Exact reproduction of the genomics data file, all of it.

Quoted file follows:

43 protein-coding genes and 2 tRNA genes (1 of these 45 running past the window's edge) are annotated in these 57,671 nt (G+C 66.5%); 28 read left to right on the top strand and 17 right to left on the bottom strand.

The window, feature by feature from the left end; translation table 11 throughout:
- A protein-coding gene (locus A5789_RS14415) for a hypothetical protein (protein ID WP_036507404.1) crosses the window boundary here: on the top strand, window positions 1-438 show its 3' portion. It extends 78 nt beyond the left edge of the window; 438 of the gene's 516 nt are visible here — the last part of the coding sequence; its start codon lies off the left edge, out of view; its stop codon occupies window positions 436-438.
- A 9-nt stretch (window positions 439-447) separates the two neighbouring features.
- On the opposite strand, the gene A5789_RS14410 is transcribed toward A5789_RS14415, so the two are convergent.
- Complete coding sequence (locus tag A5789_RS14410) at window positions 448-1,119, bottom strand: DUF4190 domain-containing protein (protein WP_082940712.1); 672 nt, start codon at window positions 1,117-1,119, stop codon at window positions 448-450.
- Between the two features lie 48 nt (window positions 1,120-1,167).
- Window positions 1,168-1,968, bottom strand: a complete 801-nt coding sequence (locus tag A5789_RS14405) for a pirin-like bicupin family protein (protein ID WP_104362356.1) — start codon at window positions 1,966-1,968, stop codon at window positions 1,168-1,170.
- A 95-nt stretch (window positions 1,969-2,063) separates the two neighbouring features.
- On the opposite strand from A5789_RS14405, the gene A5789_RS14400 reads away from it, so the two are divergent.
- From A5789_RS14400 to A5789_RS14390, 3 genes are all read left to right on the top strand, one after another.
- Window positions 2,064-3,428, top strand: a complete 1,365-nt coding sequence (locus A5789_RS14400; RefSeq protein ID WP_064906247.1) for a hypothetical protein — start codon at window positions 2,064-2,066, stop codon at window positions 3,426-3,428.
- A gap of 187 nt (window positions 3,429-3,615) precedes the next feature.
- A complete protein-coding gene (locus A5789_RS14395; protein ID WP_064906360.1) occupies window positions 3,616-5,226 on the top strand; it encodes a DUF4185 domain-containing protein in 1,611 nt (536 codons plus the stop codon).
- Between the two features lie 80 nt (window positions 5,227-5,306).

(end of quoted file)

43 protein-coding genes and 2 tRNA genes (1 of these 45 running past the window's edge) are annotated in these 57,671 nt (G+C 66.5%); 28 read left to right on the top strand and 17 right to left on the bottom strand.

The window, feature by feature from the left end; translation table 11 throughout:
- A protein-coding gene (locus A5789_RS14415) for a hypothetical protein (protein ID WP_036507404.1) crosses the window boundary here: on the top strand, window positions 1-438 show its 3' portion. It extends 78 nt beyond the left edge of the window; 438 of the gene's 516 nt are visible here — the last part of the coding sequence; its start codon lies off the left edge, out of view; its stop codon occupies window positions 436-438.
- A 9-nt stretch (window positions 439-447) separates the two neighbouring features.
- On the opposite strand, the gene A5789_RS14410 is transcribed toward A5789_RS14415, so the two are convergent.
- Complete coding sequence (locus tag A5789_RS14410) at window positions 448-1,119, bottom strand: DUF4190 domain-containing protein (protein WP_082940712.1); 672 nt, start codon at window positions 1,117-1,119, stop codon at window positions 448-450.
- Between the two features lie 48 nt (window positions 1,120-1,167).
- Window positions 1,168-1,968, bottom strand: a complete 801-nt coding sequence (locus tag A5789_RS14405) for a pirin-like bicupin family protein (protein ID WP_104362356.1) — start codon at window positions 1,966-1,968, stop codon at window positions 1,168-1,170.
- A 95-nt stretch (window positions 1,969-2,063) separates the two neighbouring features.
- On the opposite strand from A5789_RS14405, the gene A5789_RS14400 reads away from it, so the two are divergent.
- From A5789_RS14400 to A5789_RS14390, 3 genes are all read left to right on the top strand, one after another.
- Window positions 2,064-3,428, top strand: a complete 1,365-nt coding sequence (locus A5789_RS14400; RefSeq protein ID WP_064906247.1) for a hypothetical protein — start codon at window positions 2,064-2,066, stop codon at window positions 3,426-3,428.
- A gap of 187 nt (window positions 3,429-3,615) precedes the next feature.
- A complete protein-coding gene (locus A5789_RS14395; protein ID WP_064906360.1) occupies window positions 3,616-5,226 on the top strand; it encodes a DUF4185 domain-containing protein in 1,611 nt (536 codons plus the stop codon).
- Between the two features lie 80 nt (window positions 5,227-5,306).